The inhabitants

I died today, among many others, my grandpa died too, and our neighbours,
my best friend, the one with braided hair yes, and our sweet sweet doctors,
our motherly nurses … We heard a blast, then a whoosh of some kind,
and all gone. Our hospital was wiped out just like that. I woke up this
morning, thinking, this is just one of those days you know, with bombings
and screams and things … things that terrify me secretively, that don’t show
up on TVs of this planet, or maybe I’m just too little to understand, you see,
I’m a teenager or a child without age or something like that. And maybe it is
OK to die like this, is it? And to live like how we lived, with clean hearts,
daily prayers, with a loaf of bread to share without complaining, with love,
however cliché it might sound, with love we were fed yes, and Alhamdulillah.
So maybe it is OK to leave this world with so many unanswered questions,
so many things that even adults don’t understand. But what is an intellect
when it does nothing other than making a person sit, nod, and push silly
buttons, and make them a servant of some power, or whatever else convenient.
And what about their big minds with PhDs, technological advancements,
anything, anything that makes us the inhabitants of the 21st and so-called
civilised beings that do nothing when it comes to stopping the killings of
thousands of us. And what is an inhabitant then? To be an inhabitant on this
earth, I mean, or on a piece of soil? Is it not to gently walk down the streets,
greet your fellow human with warmth and honour, no matter their race or
religion? This is what we were taught, but … but what is a soul, if it is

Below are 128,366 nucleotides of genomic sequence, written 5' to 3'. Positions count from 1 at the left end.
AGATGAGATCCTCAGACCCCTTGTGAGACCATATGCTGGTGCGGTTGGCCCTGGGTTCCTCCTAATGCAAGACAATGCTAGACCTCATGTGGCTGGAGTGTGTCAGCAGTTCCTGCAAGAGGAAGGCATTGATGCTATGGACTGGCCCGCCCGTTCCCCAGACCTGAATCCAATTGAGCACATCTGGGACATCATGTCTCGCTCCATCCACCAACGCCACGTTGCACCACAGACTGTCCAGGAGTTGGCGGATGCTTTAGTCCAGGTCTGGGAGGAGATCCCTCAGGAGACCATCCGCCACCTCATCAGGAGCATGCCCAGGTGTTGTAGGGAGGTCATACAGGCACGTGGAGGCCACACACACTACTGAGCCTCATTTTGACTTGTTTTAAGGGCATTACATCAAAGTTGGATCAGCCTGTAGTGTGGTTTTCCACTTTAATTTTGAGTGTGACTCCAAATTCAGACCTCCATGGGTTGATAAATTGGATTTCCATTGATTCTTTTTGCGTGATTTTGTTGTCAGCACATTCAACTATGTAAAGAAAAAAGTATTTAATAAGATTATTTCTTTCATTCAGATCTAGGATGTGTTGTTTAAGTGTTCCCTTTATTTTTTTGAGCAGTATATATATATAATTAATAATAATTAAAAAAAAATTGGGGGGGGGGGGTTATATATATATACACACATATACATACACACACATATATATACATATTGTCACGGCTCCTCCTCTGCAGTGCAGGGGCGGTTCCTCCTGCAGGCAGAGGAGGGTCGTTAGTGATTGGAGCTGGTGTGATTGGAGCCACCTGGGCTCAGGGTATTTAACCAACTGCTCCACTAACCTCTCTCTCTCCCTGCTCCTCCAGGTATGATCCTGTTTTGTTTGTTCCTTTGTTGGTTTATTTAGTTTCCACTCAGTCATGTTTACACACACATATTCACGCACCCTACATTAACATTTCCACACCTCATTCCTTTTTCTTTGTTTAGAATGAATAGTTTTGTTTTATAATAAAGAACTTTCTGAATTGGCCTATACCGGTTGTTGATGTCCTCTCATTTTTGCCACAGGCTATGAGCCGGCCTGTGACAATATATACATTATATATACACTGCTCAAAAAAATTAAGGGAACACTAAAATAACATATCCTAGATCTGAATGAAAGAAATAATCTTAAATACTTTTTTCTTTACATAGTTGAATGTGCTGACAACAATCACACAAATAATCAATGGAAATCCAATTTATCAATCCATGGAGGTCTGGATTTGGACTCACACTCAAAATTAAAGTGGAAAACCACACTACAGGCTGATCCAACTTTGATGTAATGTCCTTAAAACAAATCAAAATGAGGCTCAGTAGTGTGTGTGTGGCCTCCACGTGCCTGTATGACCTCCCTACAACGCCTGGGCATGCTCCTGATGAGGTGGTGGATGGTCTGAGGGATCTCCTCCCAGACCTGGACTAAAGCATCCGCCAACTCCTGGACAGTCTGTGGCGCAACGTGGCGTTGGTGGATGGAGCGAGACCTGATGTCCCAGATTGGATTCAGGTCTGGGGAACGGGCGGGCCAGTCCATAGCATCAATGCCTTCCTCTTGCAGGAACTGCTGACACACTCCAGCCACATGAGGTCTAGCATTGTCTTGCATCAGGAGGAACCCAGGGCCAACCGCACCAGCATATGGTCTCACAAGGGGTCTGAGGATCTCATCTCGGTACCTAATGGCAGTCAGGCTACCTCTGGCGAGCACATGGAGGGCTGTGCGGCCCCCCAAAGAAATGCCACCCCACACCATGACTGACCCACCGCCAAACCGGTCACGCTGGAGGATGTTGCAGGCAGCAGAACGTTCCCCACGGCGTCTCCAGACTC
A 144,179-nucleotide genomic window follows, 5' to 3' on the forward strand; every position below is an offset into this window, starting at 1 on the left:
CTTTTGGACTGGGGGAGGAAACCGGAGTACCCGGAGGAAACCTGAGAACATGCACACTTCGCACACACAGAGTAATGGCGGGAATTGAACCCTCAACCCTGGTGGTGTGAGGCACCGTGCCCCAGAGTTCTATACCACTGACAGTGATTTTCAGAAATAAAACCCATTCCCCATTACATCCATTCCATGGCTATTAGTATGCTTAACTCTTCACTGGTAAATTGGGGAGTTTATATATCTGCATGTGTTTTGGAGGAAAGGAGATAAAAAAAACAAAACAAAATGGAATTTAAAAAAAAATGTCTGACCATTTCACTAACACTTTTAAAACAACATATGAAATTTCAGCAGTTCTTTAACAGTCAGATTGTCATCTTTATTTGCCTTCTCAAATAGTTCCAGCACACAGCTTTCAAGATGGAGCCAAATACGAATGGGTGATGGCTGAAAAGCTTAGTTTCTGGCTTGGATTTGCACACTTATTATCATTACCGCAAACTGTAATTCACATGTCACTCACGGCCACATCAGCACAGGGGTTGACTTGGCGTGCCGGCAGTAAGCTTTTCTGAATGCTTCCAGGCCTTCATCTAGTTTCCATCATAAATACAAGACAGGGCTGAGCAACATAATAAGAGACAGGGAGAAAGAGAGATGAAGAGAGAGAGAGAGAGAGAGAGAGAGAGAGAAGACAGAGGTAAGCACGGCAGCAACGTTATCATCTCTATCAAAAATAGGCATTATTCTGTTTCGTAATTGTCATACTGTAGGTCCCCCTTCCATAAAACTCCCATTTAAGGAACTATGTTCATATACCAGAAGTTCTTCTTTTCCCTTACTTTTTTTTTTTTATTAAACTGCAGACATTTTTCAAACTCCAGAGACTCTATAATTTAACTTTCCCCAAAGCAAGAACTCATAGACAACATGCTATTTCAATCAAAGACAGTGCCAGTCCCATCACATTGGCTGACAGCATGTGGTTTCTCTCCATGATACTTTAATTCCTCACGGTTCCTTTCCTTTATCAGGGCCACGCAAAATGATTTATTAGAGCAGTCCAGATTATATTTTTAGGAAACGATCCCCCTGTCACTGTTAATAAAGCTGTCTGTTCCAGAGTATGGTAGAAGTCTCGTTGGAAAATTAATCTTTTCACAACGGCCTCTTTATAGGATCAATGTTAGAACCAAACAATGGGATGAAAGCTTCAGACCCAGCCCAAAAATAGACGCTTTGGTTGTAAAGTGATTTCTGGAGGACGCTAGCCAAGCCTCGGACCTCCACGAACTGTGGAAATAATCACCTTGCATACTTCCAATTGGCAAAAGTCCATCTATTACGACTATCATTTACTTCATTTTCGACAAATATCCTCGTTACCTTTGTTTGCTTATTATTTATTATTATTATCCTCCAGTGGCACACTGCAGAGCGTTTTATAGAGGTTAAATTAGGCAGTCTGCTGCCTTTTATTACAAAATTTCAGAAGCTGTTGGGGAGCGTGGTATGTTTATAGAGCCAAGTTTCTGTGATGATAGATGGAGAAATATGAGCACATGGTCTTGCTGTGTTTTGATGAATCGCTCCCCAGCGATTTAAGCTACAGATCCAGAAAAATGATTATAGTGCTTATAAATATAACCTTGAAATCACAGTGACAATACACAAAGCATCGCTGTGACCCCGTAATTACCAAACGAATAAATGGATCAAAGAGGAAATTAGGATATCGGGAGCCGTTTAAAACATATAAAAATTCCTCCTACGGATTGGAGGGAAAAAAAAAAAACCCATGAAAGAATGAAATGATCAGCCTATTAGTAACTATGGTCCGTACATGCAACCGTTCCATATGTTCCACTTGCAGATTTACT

scrunched into a ball of no-sense so it can become part of a mass weapon,
a cluster of minds, some unspoken ignorance? What is a human when a heart
is blindfolded, negligent, dull, just like that? I don’t know. I really don’t know
any of these. Not anymore, at least, for I’m dead now! Oh, won’t a poet cry
for me and write a poem, so I can be blessed a bit and rest in some peace?


Note: This poem was written after the Gaza Hospital blast that took place on Tuesday, the 17th of October 2023.

Image: Flickr

Elif Sezen

Elif Sezen is an Australian/Turkish multidisciplinary artist, bilingual poet/writer and translator. She holds a PhD from Monash University. She lives and works in Melbourne. Elif's practice evolves through various fields: In her work she speculates upon reconceptualising memory traces emerging from familial/personal/collective trauma and loss. This explorative process leads her to a restorative and even a celebrative notion of self-construction, desire, longing and a sense of homecoming. Her poetry collections include A Little Book of Unspoken History (Puncher & Wattmann, 2018) and Universal Mother (Gloria SMH Press, 2016):

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